Moral relativism and moral pluralism in adoption

I’ve been working on this post for months, always pushing it to the back of the line, because I am struggling to figure out what adoption means to me in the framework of moral relativism. Plus, I have a feeling it will be controversial.

According to the Stanford Encyclopedia of Philosophy, moral relativism is usually a term used against a theory or "empirical thesis [in which] there are deep and
widespread moral disagreements" and where the truth
or justification of moral judgments is not absolute, but relative to
some group of persons.

This is how it was presented to me when I complained about the IAS advertisement in this post. One commenter wrote,

"the value of human well-being comes first and foremost. But what I see
as constituting and contributing to well-being has been developed in a
particular cultural context. To me, that means we’re treading into the
murky waters of moral relativism here."

and another commenter wrote,

I think you are making a cultural judgement without all the facts. What
the ad says is your gain is not unconditional love but satisfaction of
good parenting and your love helping the child grow. Indians see things
differently to west.

I’ll be the first to say that I don’t know how South Asian Indians view adoption in a cultural context, so perhaps it is possible that the ad is supposed to imply that a picture of a child cradling an adult is meant to convey that adoption is about "your [adoptive parent’s] love helping the child grow." Personally, I don’t see it that way – if that were the case, the adult would be holding the child, not the other way around. And thus, that’s the whole point. I’m looking at it from my perspective here which is relative to my experience and my beliefs.

This whole idea of the ads being justified because it hits to a core value of a specific cultural group – even if I personally found it disturbing – really got me thinking a lot about moral relativism and adoption.  Adoption is definitely one of those practices/theories that has "deep and
widespread moral disagreements" and it definitely applies as an issue where "truth
or justification of moral judgments is not absolute, but relative to
some group of persons."

In fact the whole concept of "best interests of the child" could be considered within the moral relativism framework. Not all cultures consider the best interest of the child as paramount. Our own country (United States) did not either, really, until the mid-50s.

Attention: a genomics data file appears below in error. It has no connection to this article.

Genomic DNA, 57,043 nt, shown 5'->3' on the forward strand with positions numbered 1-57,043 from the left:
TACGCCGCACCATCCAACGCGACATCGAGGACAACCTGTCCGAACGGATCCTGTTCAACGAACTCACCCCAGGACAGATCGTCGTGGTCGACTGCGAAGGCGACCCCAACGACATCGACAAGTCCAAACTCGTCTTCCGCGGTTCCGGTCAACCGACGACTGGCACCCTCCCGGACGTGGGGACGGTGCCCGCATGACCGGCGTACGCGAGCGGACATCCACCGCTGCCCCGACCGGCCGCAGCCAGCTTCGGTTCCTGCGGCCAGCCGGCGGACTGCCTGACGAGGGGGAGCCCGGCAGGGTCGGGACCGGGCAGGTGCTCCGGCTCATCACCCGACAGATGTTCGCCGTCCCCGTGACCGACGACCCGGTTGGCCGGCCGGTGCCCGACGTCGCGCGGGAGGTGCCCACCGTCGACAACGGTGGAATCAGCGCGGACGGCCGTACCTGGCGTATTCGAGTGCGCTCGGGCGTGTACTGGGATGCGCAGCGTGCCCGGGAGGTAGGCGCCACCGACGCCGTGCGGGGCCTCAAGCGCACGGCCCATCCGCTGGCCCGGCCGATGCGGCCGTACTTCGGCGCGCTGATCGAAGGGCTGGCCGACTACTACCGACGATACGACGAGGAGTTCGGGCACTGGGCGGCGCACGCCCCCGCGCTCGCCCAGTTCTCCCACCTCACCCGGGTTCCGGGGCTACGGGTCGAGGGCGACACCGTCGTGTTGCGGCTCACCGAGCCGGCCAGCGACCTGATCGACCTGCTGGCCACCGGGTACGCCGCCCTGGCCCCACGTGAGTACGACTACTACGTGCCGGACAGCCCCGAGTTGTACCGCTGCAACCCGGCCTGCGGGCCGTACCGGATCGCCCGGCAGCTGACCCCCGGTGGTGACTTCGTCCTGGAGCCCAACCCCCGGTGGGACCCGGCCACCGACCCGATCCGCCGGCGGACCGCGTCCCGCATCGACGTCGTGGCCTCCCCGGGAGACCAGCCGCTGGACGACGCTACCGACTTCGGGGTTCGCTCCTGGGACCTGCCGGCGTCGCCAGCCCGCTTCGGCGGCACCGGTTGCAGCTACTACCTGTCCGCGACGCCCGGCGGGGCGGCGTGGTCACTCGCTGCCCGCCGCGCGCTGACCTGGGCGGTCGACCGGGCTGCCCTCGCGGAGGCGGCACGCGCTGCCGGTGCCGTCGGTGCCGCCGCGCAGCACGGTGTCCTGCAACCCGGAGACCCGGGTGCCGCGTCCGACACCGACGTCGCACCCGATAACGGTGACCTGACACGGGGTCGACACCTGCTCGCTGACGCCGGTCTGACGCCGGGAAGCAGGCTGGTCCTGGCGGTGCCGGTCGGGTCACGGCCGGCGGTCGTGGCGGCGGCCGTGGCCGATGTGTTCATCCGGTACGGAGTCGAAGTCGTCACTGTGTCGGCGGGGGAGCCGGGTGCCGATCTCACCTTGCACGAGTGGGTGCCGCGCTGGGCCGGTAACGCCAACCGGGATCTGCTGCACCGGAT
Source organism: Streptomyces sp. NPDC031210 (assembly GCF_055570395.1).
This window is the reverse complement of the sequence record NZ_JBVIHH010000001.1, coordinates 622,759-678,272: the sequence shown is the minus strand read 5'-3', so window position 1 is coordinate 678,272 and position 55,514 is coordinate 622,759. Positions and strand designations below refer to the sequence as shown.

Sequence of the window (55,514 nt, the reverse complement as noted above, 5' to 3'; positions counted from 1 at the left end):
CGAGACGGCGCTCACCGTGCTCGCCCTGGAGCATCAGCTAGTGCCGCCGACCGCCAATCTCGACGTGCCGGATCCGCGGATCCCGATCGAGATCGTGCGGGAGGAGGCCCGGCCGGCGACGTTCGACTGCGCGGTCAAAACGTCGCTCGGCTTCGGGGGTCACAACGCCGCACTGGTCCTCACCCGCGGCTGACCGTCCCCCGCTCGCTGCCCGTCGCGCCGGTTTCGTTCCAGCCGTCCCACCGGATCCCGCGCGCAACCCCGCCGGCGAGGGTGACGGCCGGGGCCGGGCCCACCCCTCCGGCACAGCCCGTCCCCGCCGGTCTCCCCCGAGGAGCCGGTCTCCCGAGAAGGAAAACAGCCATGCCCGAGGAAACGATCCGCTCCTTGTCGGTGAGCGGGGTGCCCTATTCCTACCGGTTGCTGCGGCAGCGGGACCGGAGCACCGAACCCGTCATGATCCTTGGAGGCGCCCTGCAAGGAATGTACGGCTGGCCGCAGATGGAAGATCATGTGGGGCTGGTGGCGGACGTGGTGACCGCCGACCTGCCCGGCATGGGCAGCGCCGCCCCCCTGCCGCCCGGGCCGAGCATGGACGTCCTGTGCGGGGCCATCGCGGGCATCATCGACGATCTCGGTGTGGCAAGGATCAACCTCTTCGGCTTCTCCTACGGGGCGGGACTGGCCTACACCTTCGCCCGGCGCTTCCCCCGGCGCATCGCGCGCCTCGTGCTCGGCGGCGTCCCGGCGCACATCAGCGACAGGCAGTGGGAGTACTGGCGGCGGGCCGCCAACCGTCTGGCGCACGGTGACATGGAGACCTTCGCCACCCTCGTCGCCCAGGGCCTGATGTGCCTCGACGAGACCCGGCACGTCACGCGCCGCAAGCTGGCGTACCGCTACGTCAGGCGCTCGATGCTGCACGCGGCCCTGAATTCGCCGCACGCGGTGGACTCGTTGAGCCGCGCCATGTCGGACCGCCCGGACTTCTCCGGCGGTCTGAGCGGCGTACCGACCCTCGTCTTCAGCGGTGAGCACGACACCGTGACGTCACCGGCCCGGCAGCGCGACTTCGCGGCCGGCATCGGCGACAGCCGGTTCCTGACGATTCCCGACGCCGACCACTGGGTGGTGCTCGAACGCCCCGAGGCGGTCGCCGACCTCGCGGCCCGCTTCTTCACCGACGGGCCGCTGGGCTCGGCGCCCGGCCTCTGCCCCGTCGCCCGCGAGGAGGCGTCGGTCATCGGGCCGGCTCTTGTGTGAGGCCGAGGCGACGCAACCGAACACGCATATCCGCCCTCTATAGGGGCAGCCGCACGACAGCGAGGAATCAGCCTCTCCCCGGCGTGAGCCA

Yet now it’s the main framework for child welfare in the United States, and these words are embedded in the language of NGO’s and UNICEF and the Hague Convention. We [?] have decided that "best interests of the child" is morally pluralistic. The problem is, who gets to decide what is in a child’s best interests, and who gets to define what those best interests are?

For me, the problematic part of relying on the "best interests" is that different people and cultures are going to have vastly different opinions and beliefs about what are "best interests." When I read articles and op/ed essays on "best interests" and transracial adoption, what is most often stated is that the "best interests" of the child [meaning an adoptive family] should supersede a same-race placement.

Why do these concepts get discussed as mutually opposing? Can it be possible for both to be considered in a child’s best interests?

I keep going back to the foundational "adjustment" studies by researchers in the 1970s up through the 1990’s and how they all found that transracial adoptees had no problems or issues in their "adjustment."

Well, if the measurement for being "well adjusted" is equated with how assimilated the child is regarding their white adoptive family (versus their same-cultural identity), then I would have to respectfully disagree with those findings. At least in the racial and cultural sense. See, it all depends on who is doing the defining.

I guess I just struggle with the belief that having to be adopted to a family that is on the other side of the world from you, and being removed from your culture, language and everything familiar to you was considered more in my "best interest" than attempts to keep me in Korea with my Korean family or adopted to a Korean family. That a "family" and keeping me connected to my culture was and still is considered mutually exclusive.

I question who gets to decide what is morally relativistic in adoption, and what is not.

In my experience – as the subject of this debate, the person who bears the weight of everyone else who has more power on my literal and figurative body – I have been the one whom others decided what was in my "best interests." Does this mean that I don’t appreciate all that I have as a result of my adoption experience? Of course not. But even I can not honestly say with any certainty that I am "better off" than if I’d stayed in Korea. It depends on what "better off" means. Yes, I have an education, opportunities, a family that loves me here. But it was also a very painful and difficult life in many ways. And both the good and the bad were a direct result of my adoption.

Had I been in an orphanage in Korea for the remainder of my life, there is no guarantee my life would have been miserable. Perhaps it would have been by American standards, but that is moral relativism at work. It’s likely it would have been no picnic in the park either — I’m not looking at the possible "what-ifs" through rose colored glasses. I can not say I wish I hadn’t been adopted. I’m just tired of everyone deciding for me that I am better off, especially when they choose to look at adoption through the framework of moral pluralism.

Maybe I’d just be more comfortable if we all just acknowledged that there is no universal in adoption – every aspect of adoption is morally relativistic. It all goes back to who has the power and privilege to define.